Special Report: What Women Must Know About Money & Divorce (Part 1)

Find out how a family financial plan will help to provide for both you and your children.

According to National Registration Department records, 49,965 divorces were reported in Malaysia in 2017, which means at least 5 marriages break down every hour. Between 2013 and May 31st this year, 17,359 troubled marriages were due to financial issues, followed by 6,574 cases of third-party interference, and 4,884 cases of emotional and physical abuse.

No matter the cause, legally separating from one's spouse is always an emotionally draining and stressful time – especially in the absence of a sound financial plan or agreement prior to the divorce. Unfortunately, it's a topic we often avoid, as no one wishes to entertain thoughts about the end of a relationship, especially in the 'honeymoon' period. Talking about the possibility of divorce is also culturally regarded as inauspicious, or perceived as a sign of distrust in one's partner.

In Part 1 of this Special Report, find out from Dato' Fion Wong, a partner of Shang & Co who is actively involved in matrimonial and family law, how a legally-binding family financial plan can help to provide you with peace of mind. And how it, in fact, may help to protect your marriage.

Dato' Fion Wong, partner of Shang & Co

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A: So you would recommend that couples plan out the possibility of a divorce, before entering into marriage?

DF: Exactly, it’s not a taboo (to do so). Like I always say, even that promise to take care of you for the rest of your life, it means nothing unless he is able to promise you that if this happened, this is what I’m going to give you; or, this is what you’re going to get, and this is what I’m going to get. So, it’s fair game to place both parties at a very fair footing right from the beginning.

A: Speaking of fair footing, how should a housewife bring up the topic of finances? Such as how much she should get from her husband each month?

DF: She, in fact, should. Because if she’s a housewife, then I’m of the assumption that she wants to take care of the welfare of the family: the children, parents of the husband, and her own parents. She should bring this up before even entering the marriage, whether she has given up her job or not, as to “What will happen if one day we get a divorce?” I’ve seen in many cases, no matter how rich they are, when it comes to divorce and one party is a stay-at-home spouse, they’re usually left with no money, because they were not in control at all. Hence, the house is put on auction, the children are left with no education fees, and they’re being pressured to come to a settlement. To overcome this, the lawyers would then need to file extra applications to get the financial probation for them, which we will say is ‘wife maintenance’ or ‘child maintenance’, with the whole process from start to end taking six to nine months.  The spouse would need funds to survive on during that period, and then to pay the legal fees.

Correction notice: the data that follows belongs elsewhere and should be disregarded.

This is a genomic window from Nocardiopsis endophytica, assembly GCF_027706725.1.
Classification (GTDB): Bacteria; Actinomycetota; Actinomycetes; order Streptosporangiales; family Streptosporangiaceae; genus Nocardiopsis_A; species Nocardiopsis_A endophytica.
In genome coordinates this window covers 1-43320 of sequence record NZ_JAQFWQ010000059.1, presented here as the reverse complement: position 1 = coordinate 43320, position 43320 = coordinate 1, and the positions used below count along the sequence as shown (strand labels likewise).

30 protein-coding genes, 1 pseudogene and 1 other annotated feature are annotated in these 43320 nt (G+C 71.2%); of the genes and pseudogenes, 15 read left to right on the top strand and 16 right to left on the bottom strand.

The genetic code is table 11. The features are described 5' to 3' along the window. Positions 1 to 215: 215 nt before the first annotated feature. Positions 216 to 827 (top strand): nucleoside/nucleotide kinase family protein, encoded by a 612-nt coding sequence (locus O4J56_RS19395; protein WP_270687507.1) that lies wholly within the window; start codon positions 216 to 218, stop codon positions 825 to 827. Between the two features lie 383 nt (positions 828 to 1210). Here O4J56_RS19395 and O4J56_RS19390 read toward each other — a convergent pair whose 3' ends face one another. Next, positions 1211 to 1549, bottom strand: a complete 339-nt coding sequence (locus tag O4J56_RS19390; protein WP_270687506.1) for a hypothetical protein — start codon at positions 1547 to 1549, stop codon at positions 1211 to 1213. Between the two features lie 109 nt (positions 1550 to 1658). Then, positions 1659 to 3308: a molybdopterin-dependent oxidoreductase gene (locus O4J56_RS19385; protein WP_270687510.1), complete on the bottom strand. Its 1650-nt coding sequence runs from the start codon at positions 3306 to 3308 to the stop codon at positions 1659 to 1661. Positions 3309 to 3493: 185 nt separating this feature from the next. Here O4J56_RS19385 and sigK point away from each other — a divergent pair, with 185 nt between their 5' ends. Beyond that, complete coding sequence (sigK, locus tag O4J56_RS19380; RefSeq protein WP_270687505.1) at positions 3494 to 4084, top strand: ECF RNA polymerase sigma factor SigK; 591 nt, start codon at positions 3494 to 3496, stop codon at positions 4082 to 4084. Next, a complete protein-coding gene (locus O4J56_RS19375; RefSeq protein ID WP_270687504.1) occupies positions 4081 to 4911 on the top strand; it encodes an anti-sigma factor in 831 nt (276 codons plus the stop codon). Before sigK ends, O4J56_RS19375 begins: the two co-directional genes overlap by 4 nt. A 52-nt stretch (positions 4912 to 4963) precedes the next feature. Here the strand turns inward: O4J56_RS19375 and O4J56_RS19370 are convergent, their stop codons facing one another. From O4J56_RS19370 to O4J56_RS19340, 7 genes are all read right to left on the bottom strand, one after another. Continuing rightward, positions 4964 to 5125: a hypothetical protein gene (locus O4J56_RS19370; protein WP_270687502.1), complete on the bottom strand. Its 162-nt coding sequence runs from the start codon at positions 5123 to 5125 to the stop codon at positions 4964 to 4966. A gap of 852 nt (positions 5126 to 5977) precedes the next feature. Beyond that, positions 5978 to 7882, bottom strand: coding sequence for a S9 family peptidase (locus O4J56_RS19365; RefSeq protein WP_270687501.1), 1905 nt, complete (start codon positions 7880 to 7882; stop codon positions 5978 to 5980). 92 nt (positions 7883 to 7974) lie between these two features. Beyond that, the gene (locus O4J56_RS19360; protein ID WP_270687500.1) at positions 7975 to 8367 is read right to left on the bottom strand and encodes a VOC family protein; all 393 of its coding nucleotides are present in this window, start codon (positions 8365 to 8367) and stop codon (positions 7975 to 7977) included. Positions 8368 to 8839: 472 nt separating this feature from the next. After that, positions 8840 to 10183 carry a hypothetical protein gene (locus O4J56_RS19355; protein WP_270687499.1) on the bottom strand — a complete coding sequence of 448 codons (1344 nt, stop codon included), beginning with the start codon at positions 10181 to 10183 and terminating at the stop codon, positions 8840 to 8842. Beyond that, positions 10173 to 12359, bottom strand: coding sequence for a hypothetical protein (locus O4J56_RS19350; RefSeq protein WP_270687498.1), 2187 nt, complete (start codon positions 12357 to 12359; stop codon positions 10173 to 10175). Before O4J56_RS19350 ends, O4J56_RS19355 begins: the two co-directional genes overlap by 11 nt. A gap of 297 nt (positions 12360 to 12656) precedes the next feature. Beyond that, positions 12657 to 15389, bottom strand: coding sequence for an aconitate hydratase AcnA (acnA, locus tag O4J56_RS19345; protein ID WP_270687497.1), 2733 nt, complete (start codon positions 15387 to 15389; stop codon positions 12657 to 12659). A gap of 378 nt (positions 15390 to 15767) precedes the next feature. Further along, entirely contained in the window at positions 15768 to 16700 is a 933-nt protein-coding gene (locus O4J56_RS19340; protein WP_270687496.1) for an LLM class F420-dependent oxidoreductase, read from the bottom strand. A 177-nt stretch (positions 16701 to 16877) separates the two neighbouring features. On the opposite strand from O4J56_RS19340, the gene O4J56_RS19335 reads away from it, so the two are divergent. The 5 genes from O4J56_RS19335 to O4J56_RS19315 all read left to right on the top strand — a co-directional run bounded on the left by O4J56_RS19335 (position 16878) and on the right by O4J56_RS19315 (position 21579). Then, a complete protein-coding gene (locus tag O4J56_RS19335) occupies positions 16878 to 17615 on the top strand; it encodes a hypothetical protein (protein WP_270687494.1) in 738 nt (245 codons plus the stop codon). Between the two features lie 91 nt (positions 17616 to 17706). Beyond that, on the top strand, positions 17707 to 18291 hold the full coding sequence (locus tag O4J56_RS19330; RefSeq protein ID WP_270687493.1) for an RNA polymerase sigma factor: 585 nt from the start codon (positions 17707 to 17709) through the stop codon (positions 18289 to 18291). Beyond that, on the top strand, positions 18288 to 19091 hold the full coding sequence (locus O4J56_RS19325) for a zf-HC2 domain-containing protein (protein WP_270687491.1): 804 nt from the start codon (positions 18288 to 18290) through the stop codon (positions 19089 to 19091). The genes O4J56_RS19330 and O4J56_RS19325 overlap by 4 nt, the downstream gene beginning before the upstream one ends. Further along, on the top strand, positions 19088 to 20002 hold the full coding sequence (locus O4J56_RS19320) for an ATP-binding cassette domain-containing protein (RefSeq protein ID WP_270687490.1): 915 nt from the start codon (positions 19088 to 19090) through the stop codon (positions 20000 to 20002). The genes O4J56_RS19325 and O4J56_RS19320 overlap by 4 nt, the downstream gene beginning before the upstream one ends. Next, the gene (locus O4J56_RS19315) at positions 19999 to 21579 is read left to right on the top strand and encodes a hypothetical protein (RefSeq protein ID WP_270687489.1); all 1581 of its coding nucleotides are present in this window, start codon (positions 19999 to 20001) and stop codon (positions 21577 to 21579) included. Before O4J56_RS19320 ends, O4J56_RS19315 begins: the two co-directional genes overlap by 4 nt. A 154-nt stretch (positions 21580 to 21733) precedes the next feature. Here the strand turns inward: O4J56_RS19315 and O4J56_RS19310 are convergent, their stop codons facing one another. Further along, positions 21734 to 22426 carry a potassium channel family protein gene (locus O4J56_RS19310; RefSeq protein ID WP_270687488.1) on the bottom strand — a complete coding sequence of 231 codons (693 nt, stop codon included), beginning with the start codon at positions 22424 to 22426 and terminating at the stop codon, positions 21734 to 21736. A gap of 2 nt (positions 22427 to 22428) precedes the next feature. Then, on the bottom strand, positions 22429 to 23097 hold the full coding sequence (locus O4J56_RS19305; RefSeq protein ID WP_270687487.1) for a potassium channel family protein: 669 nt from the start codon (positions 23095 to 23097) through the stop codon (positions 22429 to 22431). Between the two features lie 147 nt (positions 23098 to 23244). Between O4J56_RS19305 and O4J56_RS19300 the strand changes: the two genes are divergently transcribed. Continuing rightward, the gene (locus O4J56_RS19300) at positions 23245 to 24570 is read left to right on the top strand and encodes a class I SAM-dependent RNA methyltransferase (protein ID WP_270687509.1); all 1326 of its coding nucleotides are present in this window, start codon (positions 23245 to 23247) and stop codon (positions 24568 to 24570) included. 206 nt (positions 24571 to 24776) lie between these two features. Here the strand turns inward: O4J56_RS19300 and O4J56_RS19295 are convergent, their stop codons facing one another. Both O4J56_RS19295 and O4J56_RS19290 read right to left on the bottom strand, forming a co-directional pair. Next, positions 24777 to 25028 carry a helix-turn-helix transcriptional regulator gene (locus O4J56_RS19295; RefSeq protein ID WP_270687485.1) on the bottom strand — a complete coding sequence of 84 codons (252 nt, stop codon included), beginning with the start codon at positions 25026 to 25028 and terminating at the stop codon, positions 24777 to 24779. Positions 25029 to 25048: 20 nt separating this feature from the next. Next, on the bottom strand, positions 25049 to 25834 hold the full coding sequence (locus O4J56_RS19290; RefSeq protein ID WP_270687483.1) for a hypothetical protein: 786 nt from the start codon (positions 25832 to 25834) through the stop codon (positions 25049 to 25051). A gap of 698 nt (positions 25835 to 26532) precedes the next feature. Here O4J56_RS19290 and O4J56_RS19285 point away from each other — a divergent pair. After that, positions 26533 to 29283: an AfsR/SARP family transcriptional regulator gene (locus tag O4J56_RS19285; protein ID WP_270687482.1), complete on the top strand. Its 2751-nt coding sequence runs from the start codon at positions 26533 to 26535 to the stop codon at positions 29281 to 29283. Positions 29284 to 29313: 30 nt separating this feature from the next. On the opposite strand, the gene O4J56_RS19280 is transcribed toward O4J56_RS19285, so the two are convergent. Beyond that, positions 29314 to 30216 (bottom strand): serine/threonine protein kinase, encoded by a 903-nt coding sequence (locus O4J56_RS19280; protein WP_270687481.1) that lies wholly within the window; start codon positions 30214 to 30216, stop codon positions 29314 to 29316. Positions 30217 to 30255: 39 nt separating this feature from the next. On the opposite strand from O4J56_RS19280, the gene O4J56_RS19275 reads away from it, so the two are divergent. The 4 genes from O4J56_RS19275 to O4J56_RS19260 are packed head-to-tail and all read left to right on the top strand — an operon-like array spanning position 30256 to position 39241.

Legal fees vary according to the expertise of the lawyers, case complexity, and the number of claims and applications made to court. A contested divorce, conducted by lawyers who specialise or have vast experience in handling such cases, usually cost upwards of RM30,000. Filing fees usually add up to RM800 and onwards for the entire divorce proceedings.

Couples plan for their honeymoon and wedding, so why not family finances? In the event that something were to happen, there would be protection and security. If nothing were to happen, say 20 years down the road, then the funds can be used on the family, such as travelling around the world. I think people would respond well to that.

READ: How To Thrive After A Divorce

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